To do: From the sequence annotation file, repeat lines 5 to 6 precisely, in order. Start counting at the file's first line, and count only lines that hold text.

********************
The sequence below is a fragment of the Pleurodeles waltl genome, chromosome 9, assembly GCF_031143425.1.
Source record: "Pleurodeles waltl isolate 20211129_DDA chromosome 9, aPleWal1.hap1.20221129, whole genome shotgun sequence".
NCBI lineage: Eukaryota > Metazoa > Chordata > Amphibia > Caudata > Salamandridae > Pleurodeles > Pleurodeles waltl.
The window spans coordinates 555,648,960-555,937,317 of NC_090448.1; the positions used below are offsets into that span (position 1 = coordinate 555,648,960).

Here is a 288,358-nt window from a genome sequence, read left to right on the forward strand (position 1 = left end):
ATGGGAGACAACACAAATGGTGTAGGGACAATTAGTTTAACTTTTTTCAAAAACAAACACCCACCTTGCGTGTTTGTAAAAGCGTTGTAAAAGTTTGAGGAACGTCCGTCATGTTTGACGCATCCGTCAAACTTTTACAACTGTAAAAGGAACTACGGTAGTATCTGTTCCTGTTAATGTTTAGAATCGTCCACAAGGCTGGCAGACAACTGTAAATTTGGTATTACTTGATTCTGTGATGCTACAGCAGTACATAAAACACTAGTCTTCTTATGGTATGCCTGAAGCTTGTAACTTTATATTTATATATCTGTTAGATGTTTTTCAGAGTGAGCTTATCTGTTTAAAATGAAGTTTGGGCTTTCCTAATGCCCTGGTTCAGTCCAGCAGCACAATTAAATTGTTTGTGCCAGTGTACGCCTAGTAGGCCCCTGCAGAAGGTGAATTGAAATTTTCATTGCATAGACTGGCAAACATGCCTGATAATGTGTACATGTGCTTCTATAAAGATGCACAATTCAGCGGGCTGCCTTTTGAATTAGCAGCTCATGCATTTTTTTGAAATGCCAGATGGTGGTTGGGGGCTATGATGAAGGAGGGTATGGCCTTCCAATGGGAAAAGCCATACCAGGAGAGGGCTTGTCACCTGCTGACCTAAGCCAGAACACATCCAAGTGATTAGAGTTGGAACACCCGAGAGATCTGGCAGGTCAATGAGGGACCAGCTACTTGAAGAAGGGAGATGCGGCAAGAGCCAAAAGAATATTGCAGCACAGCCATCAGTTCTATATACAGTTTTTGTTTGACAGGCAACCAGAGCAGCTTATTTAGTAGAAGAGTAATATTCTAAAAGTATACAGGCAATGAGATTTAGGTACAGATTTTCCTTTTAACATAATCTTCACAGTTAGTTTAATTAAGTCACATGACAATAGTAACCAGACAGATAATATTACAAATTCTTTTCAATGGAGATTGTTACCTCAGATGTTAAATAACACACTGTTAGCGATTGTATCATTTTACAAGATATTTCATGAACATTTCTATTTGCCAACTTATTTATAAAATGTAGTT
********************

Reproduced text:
Here is a 288,358-nt window from a genome sequence, read left to right on the forward strand (position 1 = left end):
ATGGGAGACAACACAAATGGTGTAGGGACAATTAGTTTAACTTTTTTCAAAAACAAACACCCACCTTGCGTGTTTGTAAAAGCGTTGTAAAAGTTTGAGGAACGTCCGTCATGTTTGACGCATCCGTCAAACTTTTACAACTGTAAAAGGAACTACGGTAGTATCTGTTCCTGTTAATGTTTAGAATCGTCCACAAGGCTGGCAGACAACTGTAAATTTGGTATTACTTGATTCTGTGATGCTACAGCAGTACATAAAACACTAGTCTTCTTATGGTATGCCTGAAGCTTGTAACTTTATATTTATATATCTGTTAGATGTTTTTCAGAGTGAGCTTATCTGTTTAAAATGAAGTTTGGGCTTTCCTAATGCCCTGGTTCAGTCCAGCAGCACAATTAAATTGTTTGTGCCAGTGTACGCCTAGTAGGCCCCTGCAGAAGGTGAATTGAAATTTTCATTGCATAGACTGGCAAACATGCCTGATAATGTGTACATGTGCTTCTATAAAGATGCACAATTCAGCGGGCTGCCTTTTGAATTAGCAGCTCATGCATTTTTTTGAAATGCCAGATGGTGGTTGGGGGCTATGATGAAGGAGGGTATGGCCTTCCAATGGGAAAAGCCATACCAGGAGAGGGCTTGTCACCTGCTGACCTAAGCCAGAACACATCCAAGTGATTAGAGTTGGAACACCCGAGAGATCTGGCAGGTCAATGAGGGACCAGCTACTTGAAGAAGGGAGATGCGGCAAGAGCCAAAAGAATATTGCAGCACAGCCATCAGTTCTATATACAGTTTTTGTTTGACAGGCAACCAGAGCAGCTTATTTAGTAGAAGAGTAATATTCTAAAAGTATACAGGCAATGAGATTTAGGTACAGATTTTCCTTTTAACATAATCTTCACAGTTAGTTTAATTAAGTCACATGACAATAGTAACCAGACAGATAATATTACAAATTCTTTTCAATGGAGATTGTTACCTCAGATGTTAAATAACACACTGTTAGCGATTGTATCATTTTACAAGATATTTCATGAACATTTCTATTTGCCAACTTATTTATAAAATGTAGTT